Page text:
While all companies say they value innovation and competition, that's not always the case. And AT&T has a history of looking to game the system.
In March, AT&T subsidiary DirecTV settled a US antitrust lawsuit accusing it of colluding with its competitors during a 2014 fight with Time Warner Cable over the Los Angeles Dodgers channel.
The DOJ alleged the satellite-television provider was part of a conspiracy involving Los Angeles-area distributors who shared negotiating information to keep Time Warner Cable from gaining a competitive advantage by getting one distributor to sign up before the others.
The agreement between the distributors meant 70 percent of pay-TV subscribers in Los Angeles didn't get to see the Dodgers baseball channel.
"When competitors email, text, or otherwise share confidential and strategically sensitive information with each other to avoid competing, consumers lose," then-acting Assistant Attorney General Brent Snyder said in a statement.
As part of the settlement, DirecTV agreed not to share sensitive negotiating information with rivals and to a compliance program designed to ensure it lives up to its commitment.
FCC chair endorses 'free data'
The Federal Communications Commission introduced the Open Internet Order in 2015, which was intended to protect net neutrality — the notion that an Internet service provider such as AT&T can't favor its own content or discriminate against a competitor's traffic — and declared consumer broadband to be covered by the Communications Act.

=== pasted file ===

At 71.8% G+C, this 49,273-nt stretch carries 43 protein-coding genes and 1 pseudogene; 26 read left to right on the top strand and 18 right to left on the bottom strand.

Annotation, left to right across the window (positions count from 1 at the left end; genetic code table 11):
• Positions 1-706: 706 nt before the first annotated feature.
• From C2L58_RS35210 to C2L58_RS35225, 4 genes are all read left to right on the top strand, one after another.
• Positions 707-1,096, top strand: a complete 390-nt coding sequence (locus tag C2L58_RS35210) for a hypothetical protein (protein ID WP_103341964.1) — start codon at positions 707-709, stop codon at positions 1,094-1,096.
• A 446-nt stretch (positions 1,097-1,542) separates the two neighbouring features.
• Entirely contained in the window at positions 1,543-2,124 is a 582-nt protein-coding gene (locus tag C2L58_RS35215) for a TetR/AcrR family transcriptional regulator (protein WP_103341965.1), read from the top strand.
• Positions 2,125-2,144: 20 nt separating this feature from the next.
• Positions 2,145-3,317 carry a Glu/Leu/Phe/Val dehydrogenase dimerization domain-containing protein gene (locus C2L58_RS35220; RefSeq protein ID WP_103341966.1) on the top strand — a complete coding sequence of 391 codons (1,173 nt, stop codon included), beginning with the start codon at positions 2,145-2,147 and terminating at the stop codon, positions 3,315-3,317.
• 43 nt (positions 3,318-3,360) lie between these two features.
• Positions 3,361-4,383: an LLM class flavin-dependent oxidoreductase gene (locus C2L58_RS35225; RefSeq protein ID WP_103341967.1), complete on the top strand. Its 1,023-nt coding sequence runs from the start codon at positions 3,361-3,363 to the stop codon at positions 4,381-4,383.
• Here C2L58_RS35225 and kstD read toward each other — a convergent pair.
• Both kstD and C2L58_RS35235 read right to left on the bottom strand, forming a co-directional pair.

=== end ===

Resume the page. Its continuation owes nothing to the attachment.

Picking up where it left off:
Essentially, that law prohibits a distributor from blocking the content of a website or app, slowing the data speed of a website or app, or forcing one company to pay a fee to the distributor to get faster data speeds or more bandwidth.
One fear was that distributors would use zero-rated products to guide consumers to content that is the most profitable to them.
T-Mobile was one of the first with zero-rated data, with programs such as Binge On and Music Freedom. Verizon offers NFL streams on the NFL Mobile app and its Go90 video service. AT&T offers the companion app of its DirecTV service. Sprint offers selected events. And Comcast offers Stream TV.
This raises concerns that only the biggest, wealthiest companies, such as Netflix, Amazon or Alphabet's YouTube, will be able to afford to pay for increased bandwidth in the battle for users, e-commerce sales and advertising dollars.
At the bottom of this business model are independents such as Cinémoi, which Ziman said are likely to get steamrolled if the antitrust agencies don't protect the little companies that are searching for innovative ways to challenge the mega-media companies.
But they aren't likely to get help on that score from the FCC.
On Feb. 3, FCC Chairman Ajit Pai said the Wireless Telecommunications Bureau was closing its investigation into wireless carriers' free-data offerings and that the work former FCC Chairman Tom Wheeler did to protect networks from zero-rating would have no legal standing moving forward.
"These free-data plans have proven to be popular among consumers, particularly low-income Americans, and have enhanced competition in the wireless marketplace," Pai said in a statement. "Going forward, the Federal Communications Commission will not focus on denying Americans free data."
That means the DOJ can't count on the FCC to take a stand against the use of zero-rating to protect small independent television networks.
Observers say the most likely scenario is for the government to negotiate a behavioral remedy that would commit AT&T to not using zero-rating on its own content for a period of time. But as Sandoval notes, behavioral remedies have had mixed results.
Such agreements usually last just three to seven years, and the agencies don't have the money or manpower to keep checking to ensure they are being enforced, Sandoval said. Then a few years later, they expire. And what then?